Leading article: All in it together – banks included

Share
Related Topics

International investment banking is complicated. A small number of people understand different parts of it. Competitive innovation and the ingenious application of computer power means that this knowledge is changing at an accelerating rate. Hence the growing rewards over recent decades obtained by the possessors of these specialised forms of knowledge. The morality of fairness is conversely simple. We thought bankers were being paid too much; now we know they are.

Last year, the curtain was torn away, and the masters of the universe were revealed as merely human operatives who had no idea what risks they were taking and hence had caused the world financial system to go pop. Never again, was the phrase of the moment.

Some politicians were more adroit at adopting the sentiment. Barack Obama imposed a $500,000 salary limit on banks bailed out by the American taxpayer. Gordon Brown, meanwhile, was impaled on the awkward case of his failure to stop Sir Fred Goodwin, chief executive of Royal Bank of Scotland, walking away from the wreckage with a pension worth £17m. As for bankers' pay in the future, Mr Brown mumbled about how hard it was for governments to interfere in global recruitment markets. Yet how many noticed when, in June, President Obama quietly dropped the half-million-dollar salary cap, while his officials mumbled about, well, how hard it was for governments to interfere in global recruitment markets?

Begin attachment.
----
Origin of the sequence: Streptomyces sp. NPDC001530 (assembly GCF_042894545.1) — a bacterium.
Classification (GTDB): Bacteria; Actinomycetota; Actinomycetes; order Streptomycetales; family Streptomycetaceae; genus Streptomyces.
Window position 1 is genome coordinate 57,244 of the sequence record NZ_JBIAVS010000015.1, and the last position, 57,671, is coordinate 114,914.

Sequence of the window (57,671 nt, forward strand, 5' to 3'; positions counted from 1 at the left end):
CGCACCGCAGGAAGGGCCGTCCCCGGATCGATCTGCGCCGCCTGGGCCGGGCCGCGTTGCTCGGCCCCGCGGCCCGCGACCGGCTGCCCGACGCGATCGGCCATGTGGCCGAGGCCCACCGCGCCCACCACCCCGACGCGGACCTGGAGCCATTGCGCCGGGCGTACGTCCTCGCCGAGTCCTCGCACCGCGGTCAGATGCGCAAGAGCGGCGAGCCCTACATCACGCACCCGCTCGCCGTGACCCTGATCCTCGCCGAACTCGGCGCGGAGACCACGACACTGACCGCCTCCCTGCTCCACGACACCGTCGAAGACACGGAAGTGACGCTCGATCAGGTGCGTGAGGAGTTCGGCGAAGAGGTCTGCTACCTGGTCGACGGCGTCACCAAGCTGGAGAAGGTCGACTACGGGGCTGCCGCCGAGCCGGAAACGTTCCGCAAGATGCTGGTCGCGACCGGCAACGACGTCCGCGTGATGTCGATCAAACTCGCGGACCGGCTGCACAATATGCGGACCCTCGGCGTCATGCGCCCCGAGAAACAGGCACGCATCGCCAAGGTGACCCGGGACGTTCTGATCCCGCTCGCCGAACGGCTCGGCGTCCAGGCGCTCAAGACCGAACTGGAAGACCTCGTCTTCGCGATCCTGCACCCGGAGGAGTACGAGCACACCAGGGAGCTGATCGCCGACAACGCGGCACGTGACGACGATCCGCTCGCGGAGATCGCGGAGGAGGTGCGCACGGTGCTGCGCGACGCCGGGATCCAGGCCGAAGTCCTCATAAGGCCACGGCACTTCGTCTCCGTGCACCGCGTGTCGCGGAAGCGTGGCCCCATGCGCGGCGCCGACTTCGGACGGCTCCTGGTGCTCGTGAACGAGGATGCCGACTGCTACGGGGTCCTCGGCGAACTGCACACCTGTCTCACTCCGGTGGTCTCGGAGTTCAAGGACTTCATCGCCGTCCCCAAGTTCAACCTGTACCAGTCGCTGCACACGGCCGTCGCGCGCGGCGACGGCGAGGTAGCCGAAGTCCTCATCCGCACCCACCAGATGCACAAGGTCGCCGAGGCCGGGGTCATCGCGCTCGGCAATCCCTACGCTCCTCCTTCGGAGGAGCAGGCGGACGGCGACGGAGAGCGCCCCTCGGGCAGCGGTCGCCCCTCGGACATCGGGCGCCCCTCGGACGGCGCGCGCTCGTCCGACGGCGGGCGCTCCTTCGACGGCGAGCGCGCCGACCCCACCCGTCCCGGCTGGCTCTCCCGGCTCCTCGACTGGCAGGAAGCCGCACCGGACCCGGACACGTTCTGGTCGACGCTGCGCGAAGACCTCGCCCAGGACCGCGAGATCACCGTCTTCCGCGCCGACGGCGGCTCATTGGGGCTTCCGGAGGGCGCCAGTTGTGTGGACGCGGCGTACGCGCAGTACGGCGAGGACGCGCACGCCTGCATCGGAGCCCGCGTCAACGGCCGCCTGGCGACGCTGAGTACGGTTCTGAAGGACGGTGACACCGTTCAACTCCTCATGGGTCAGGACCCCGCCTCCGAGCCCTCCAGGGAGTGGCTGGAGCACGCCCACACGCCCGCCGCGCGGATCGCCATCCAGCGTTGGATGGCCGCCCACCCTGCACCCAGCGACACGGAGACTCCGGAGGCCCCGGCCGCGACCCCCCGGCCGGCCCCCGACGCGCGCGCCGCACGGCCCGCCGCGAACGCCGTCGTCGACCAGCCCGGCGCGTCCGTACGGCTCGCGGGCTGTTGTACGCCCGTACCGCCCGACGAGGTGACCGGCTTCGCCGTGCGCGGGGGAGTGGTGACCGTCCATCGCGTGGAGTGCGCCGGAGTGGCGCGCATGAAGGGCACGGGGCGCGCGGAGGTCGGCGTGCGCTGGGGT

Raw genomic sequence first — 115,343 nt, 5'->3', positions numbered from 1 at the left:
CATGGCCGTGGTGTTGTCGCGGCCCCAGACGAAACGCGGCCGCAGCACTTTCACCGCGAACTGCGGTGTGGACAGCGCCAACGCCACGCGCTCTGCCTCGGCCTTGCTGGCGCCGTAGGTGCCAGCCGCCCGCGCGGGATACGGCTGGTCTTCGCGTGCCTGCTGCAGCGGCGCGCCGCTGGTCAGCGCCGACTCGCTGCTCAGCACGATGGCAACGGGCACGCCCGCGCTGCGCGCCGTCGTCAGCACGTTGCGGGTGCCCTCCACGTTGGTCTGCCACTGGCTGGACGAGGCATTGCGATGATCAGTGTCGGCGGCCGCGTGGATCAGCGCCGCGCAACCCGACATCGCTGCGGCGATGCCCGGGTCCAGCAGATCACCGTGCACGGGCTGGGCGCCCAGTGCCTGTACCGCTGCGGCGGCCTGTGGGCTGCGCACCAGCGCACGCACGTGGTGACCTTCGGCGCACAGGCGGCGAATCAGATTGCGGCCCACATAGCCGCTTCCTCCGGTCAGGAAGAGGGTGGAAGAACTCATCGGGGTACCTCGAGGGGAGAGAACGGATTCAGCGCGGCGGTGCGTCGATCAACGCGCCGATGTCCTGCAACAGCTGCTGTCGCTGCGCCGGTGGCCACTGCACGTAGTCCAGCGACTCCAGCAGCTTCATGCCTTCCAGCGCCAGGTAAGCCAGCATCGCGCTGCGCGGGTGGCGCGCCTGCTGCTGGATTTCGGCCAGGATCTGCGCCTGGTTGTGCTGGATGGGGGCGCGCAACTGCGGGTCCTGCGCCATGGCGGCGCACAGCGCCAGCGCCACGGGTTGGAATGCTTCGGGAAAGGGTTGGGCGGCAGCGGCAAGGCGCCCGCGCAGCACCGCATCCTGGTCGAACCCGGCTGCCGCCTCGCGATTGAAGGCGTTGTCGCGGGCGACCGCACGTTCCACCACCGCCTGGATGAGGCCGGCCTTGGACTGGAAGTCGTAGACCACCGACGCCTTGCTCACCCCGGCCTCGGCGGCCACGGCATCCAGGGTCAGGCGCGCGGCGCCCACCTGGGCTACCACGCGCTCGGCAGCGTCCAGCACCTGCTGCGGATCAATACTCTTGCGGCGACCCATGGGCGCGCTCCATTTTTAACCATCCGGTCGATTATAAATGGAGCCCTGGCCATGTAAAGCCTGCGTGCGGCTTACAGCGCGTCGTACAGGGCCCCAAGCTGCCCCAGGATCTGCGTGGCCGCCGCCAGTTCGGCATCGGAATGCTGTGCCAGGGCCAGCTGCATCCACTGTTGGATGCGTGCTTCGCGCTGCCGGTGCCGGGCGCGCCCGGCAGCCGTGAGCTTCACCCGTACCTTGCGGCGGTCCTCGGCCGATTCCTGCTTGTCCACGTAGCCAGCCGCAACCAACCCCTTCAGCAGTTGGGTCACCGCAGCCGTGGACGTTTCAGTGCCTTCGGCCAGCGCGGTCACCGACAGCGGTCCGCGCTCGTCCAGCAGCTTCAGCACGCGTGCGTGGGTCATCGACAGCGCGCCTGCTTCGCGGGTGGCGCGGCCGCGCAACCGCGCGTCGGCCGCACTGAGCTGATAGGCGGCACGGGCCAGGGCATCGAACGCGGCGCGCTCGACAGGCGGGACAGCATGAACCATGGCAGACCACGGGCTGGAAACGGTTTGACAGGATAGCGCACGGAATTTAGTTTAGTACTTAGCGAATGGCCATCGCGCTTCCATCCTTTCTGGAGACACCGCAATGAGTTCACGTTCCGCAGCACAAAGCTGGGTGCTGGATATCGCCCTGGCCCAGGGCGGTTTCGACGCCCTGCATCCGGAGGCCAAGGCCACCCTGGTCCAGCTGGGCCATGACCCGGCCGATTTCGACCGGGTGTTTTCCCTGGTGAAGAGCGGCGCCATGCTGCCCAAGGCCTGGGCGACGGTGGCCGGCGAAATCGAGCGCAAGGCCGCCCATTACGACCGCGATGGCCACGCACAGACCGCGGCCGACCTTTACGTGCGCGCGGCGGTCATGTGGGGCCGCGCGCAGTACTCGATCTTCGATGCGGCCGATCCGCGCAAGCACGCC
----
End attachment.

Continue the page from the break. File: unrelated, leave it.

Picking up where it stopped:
So, yes, it is not simple to design a policy that allows banks to hire the people they need, while protecting the interests of taxpayers who have put up the money to allow them to continue to operate at all. But the evidence is growing that Mr Brown and Alistair Darling, the Chancellor, must try harder. As we report today, the feeble guidelines that they have brought in so far will do nothing to stop the banks, including those now owned by the taxpayer, paying bonuses nearly as high as those before the crash. Unless the rules are tightened, bankers will be unable to escape the suspicion that they are cashing in on the upward stroke of the first V of the W before it all goes bad again.